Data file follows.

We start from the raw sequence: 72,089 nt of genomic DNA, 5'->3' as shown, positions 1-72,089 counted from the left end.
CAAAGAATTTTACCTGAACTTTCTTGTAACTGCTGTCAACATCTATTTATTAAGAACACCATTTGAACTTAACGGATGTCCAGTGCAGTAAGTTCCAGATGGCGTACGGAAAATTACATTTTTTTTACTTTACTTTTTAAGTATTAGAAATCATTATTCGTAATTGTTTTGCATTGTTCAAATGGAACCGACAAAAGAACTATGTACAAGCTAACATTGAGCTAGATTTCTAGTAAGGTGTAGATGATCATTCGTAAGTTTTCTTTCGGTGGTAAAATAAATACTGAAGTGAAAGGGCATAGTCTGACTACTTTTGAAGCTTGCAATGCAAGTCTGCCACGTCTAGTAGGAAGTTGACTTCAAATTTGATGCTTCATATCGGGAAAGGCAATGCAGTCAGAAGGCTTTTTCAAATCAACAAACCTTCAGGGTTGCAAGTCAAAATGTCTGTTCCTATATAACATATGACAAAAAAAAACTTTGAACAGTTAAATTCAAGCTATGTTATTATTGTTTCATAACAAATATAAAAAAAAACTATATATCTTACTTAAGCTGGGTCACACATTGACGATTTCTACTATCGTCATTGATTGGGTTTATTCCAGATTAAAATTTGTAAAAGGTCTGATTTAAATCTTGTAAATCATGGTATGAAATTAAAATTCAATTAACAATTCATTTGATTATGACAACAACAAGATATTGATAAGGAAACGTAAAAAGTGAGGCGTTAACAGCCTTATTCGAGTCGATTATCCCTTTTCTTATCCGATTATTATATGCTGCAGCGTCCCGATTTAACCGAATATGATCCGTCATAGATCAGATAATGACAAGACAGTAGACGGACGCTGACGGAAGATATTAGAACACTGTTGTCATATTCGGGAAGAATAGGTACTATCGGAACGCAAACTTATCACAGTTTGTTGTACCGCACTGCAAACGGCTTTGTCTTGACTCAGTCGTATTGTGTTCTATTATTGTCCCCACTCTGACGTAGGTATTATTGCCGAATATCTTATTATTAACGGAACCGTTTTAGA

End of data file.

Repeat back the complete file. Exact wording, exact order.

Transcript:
We start from the raw sequence: 72,089 nt of genomic DNA, 5'->3' as shown, positions 1-72,089 counted from the left end.
CAAAGAATTTTACCTGAACTTTCTTGTAACTGCTGTCAACATCTATTTATTAAGAACACCATTTGAACTTAACGGATGTCCAGTGCAGTAAGTTCCAGATGGCGTACGGAAAATTACATTTTTTTTACTTTACTTTTTAAGTATTAGAAATCATTATTCGTAATTGTTTTGCATTGTTCAAATGGAACCGACAAAAGAACTATGTACAAGCTAACATTGAGCTAGATTTCTAGTAAGGTGTAGATGATCATTCGTAAGTTTTCTTTCGGTGGTAAAATAAATACTGAAGTGAAAGGGCATAGTCTGACTACTTTTGAAGCTTGCAATGCAAGTCTGCCACGTCTAGTAGGAAGTTGACTTCAAATTTGATGCTTCATATCGGGAAAGGCAATGCAGTCAGAAGGCTTTTTCAAATCAACAAACCTTCAGGGTTGCAAGTCAAAATGTCTGTTCCTATATAACATATGACAAAAAAAAACTTTGAACAGTTAAATTCAAGCTATGTTATTATTGTTTCATAACAAATATAAAAAAAAACTATATATCTTACTTAAGCTGGGTCACACATTGACGATTTCTACTATCGTCATTGATTGGGTTTATTCCAGATTAAAATTTGTAAAAGGTCTGATTTAAATCTTGTAAATCATGGTATGAAATTAAAATTCAATTAACAATTCATTTGATTATGACAACAACAAGATATTGATAAGGAAACGTAAAAAGTGAGGCGTTAACAGCCTTATTCGAGTCGATTATCCCTTTTCTTATCCGATTATTATATGCTGCAGCGTCCCGATTTAACCGAATATGATCCGTCATAGATCAGATAATGACAAGACAGTAGACGGACGCTGACGGAAGATATTAGAACACTGTTGTCATATTCGGGAAGAATAGGTACTATCGGAACGCAAACTTATCACAGTTTGTTGTACCGCACTGCAAACGGCTTTGTCTTGACTCAGTCGTATTGTGTTCTATTATTGTCCCCACTCTGACGTAGGTATTATTGCCGAATATCTTATTATTAACGGAACCGTTTTAGA